Ganjali Khan Complex in the old town of Kerman is a Safavid-era building complex. The governor of Kerman, Ganjali Khan, ordered the construction of the complex which boasts an Isfahani architectural style.
Analogous to Isfahan’s Naghsh-e Jahan square and Mir Chakhmagh in Yazd, the buildings are around a big square in Kerman. The historical buildings include a school, a bazaar, a caravanserai, a public bath, and a water reservoir.
Boasting tastefully painted muqarnas, the portal welcomes you to Ganjali Khan hammam which todays serves as a museum. Frescoes depict Bahram Gor (the fifteenth Sasanian King) during hunting, Iranian love myths and legends like Khosrow and Shirin. The hammam features engrossing tile works, frescoes and wax figures representing the workings of a traditional bathhouse. It also enjoys the sophisticated architecture of that time to trap steam inside and resist cold weather infiltration.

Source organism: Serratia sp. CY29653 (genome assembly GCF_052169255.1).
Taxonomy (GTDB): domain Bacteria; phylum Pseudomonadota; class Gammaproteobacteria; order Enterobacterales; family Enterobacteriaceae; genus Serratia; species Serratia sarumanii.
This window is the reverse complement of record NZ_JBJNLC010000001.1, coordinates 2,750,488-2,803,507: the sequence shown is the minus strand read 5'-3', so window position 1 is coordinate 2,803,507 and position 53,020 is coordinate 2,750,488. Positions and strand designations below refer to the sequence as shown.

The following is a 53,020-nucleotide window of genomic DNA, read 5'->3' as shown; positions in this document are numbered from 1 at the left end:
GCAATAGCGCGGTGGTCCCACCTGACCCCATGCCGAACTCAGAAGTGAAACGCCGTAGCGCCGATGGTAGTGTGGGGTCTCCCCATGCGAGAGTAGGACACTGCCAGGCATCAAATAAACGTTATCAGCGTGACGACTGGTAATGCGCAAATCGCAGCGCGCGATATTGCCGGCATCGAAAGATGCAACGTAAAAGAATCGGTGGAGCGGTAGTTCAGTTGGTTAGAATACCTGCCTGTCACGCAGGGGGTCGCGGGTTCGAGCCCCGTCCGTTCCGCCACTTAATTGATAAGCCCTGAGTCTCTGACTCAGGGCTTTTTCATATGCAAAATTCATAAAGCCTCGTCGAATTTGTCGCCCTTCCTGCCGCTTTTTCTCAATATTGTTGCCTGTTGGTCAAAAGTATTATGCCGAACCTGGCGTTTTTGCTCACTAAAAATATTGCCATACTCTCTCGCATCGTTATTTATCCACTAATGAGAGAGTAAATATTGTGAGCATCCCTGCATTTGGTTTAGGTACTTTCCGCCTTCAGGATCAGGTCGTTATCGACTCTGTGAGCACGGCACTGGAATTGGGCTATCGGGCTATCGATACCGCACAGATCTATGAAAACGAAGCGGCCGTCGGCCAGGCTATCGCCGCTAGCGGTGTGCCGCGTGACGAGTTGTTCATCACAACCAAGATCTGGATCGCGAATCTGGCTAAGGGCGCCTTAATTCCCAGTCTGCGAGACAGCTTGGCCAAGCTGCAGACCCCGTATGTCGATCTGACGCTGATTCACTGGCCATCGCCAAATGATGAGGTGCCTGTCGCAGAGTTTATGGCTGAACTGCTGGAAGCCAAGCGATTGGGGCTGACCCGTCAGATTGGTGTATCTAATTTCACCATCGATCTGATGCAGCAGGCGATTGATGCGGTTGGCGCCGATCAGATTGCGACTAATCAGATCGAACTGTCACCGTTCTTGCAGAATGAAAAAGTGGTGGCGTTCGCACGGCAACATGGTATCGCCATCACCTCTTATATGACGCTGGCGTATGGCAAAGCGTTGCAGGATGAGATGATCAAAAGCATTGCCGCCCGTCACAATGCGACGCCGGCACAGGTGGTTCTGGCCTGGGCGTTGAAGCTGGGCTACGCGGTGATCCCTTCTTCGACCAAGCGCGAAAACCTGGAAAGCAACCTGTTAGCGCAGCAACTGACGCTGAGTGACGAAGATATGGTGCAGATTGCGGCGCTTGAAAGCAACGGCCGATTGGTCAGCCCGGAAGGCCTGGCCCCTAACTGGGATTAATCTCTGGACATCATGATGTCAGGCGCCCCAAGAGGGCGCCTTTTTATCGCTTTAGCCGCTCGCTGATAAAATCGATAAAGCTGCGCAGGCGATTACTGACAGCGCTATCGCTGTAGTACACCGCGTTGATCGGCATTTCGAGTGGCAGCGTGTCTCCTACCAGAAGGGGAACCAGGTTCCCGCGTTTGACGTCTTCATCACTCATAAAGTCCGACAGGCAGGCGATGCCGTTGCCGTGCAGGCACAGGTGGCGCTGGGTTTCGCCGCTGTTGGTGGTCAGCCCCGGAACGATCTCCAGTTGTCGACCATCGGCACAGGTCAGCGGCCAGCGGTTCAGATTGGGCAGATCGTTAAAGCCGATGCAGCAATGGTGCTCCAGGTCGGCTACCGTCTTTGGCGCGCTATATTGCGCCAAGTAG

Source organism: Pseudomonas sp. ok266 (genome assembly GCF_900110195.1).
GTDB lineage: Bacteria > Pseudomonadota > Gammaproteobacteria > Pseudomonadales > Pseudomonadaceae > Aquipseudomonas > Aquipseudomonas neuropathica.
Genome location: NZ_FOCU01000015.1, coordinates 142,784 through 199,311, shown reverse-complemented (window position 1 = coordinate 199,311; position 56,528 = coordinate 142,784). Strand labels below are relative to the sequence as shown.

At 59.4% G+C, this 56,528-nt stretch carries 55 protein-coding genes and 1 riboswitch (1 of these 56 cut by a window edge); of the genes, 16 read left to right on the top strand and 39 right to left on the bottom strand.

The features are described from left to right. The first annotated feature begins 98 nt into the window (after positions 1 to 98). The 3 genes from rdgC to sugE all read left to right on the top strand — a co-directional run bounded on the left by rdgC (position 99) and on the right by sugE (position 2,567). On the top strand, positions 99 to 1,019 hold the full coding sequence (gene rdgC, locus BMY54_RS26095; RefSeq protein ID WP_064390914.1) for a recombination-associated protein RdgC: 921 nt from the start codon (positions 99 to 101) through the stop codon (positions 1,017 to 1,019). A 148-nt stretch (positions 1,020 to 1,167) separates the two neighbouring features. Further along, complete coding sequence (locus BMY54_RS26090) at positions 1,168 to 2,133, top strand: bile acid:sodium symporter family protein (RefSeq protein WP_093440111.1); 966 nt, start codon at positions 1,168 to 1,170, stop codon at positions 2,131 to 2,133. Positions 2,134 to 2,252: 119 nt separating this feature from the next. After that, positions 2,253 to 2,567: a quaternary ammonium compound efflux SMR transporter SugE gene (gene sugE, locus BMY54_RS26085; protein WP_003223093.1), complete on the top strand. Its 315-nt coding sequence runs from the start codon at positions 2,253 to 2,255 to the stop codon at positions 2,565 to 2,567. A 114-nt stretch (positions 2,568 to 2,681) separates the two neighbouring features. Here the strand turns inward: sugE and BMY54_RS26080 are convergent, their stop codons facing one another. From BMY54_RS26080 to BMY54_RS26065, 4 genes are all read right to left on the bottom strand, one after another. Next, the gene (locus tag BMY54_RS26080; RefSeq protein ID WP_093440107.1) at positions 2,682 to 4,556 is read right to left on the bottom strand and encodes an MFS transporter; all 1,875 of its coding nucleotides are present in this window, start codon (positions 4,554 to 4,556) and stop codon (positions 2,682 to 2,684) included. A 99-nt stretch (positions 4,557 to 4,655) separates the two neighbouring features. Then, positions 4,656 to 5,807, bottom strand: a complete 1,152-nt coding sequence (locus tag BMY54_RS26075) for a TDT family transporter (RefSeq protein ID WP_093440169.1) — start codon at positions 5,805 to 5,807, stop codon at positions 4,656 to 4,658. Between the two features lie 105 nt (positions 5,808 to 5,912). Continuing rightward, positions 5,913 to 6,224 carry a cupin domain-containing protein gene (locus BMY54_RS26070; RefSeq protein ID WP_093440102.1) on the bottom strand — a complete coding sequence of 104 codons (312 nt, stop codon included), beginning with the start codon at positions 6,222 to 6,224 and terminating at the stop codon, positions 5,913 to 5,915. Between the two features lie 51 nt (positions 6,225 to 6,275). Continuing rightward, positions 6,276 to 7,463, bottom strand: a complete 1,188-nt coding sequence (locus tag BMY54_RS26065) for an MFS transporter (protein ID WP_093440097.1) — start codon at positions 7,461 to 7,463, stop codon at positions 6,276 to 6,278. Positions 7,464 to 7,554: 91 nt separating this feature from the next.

There were once four mosques in four corners of the square but today three of them remain. The one in the square’s northeastern corner and adjacent to the caravanserai will be the one that calls your attention. The elegant tile-work on the building is eye-catchingly beautiful.
As one of the most credible coin and money museums in the country, Ganjali Khan coin museum features a wide variety of old coins. In the past, the museum used to be a mint where coins were minted.
To complete your visit to Ganjali Khan Complex, the old bazaar is a must. Leading to the gateway of Kerman on one end and to its exit on the other, the linear bazaar offers whatever your heart desires from traditional handicrafts to local nuts, spices, herbs, and copper works.